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5 MARCH 2016 


(1 Question)


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1.     China blames the “Pivot to Asia” doctrine of the United States and the Malabar Exercise for the growing tensions the South China Sea, while U.S. asserts that China is responsible for the militarisation of the South China Sea. How can the tensions in South China Sea be minimised?







South China Sea

·        The South China Sea is a marginal sea that is part of the Pacific Ocean, encompassing an area from the Singapore and Malacca Straits to the Strait of Taiwan of around 3,500,000 square kilometres (1,400,000 sq mi).

·        The area's importance largely results from one-third of the world's shipping sailing through its waters and that it is believed to hold huge oil and gas reserves beneath its seabed.

·        The minute South China Sea Islands, collectively an archipelago, number in the hundreds. The sea and its mostly uninhabited islands are subject to competing claims of sovereignty by several countries.


Territorial disputes in the South China Sea

·        Territorial disputes in the South China Sea involve both island and maritime claims among several sovereign states within the region, namely Brunei, the People's Republic of China, Taiwan, Malaysia, the Philippines, and Vietnam.

·        There are disputes concerning both the Spratly and the Paracel islands, as well as maritime boundaries in the Gulf of Tonkin and elsewhere. There is a further dispute in the waters near the Indonesian Natuna Islands.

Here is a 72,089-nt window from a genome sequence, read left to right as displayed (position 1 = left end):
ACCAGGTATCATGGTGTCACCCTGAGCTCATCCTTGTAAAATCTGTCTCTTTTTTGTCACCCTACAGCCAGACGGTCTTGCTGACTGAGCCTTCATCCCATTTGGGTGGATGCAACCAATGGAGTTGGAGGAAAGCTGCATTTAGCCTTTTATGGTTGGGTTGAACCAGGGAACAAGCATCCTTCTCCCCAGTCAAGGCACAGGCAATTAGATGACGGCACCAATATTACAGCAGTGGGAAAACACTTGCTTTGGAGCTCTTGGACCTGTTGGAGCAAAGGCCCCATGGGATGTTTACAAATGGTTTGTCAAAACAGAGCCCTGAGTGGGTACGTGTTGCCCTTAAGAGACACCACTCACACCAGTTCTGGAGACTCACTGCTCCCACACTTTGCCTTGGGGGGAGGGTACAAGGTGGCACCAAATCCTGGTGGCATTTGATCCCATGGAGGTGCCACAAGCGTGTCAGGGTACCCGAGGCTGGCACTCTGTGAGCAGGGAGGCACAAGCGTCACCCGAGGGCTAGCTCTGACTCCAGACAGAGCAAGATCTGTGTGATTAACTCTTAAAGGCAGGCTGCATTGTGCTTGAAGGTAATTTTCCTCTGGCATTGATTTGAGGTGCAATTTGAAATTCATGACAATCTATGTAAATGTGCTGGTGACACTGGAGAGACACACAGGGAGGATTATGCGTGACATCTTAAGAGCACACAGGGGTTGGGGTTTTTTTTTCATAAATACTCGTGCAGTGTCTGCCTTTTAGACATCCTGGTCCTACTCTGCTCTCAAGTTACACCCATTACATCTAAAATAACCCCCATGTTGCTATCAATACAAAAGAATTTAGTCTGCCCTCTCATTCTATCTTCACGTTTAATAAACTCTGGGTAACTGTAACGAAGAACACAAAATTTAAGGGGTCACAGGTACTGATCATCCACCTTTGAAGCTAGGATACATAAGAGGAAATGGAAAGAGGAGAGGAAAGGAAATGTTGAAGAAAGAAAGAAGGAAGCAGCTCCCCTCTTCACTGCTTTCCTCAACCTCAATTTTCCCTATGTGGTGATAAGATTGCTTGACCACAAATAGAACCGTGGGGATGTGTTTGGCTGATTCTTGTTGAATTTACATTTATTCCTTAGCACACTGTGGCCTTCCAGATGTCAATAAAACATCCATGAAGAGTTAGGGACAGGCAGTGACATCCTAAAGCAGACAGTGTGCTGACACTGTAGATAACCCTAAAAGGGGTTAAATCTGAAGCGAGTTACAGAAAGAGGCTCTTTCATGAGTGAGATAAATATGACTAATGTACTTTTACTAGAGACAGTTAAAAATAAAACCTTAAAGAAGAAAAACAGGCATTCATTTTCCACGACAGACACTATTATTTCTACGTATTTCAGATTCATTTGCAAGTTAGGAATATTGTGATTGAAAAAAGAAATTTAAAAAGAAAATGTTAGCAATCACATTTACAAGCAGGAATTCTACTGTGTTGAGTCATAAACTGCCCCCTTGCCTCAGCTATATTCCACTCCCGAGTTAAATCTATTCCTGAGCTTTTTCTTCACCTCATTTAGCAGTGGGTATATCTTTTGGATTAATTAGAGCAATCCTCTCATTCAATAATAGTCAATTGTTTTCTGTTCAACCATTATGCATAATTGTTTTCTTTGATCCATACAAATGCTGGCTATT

·        The nine-dash line area claimed by the Republic of China, later People's Republic of China which covers most of the South China sea and overlaps Exclusive Economic Zone claims of Brunei, Indonesia, Malaysia, the Philippines, Taiwan, and Vietnam. Singapore has reiterated that it is not a claimant state in the South China Sea dispute and therefore allows Singapore to play a neutral role in being a constructive conduit for dialogue among the claimant states.

·        China has undertaken land reclamation in the waters near the Nansha Islands [the Chinese name for the Spratly Islands.


·        The interests of different nations include acquiring fishing areas around the two archipelagos; the potential exploitation of suspected crude oil and natural gas under the waters of various parts of the South China Sea; and the strategic control of important shipping lanes.

·        Shangri-La Dialogue serves as the "Track One" exchange forum on the security issues surrounding Asia-Pacific region including Territorial disputes in the South China Sea.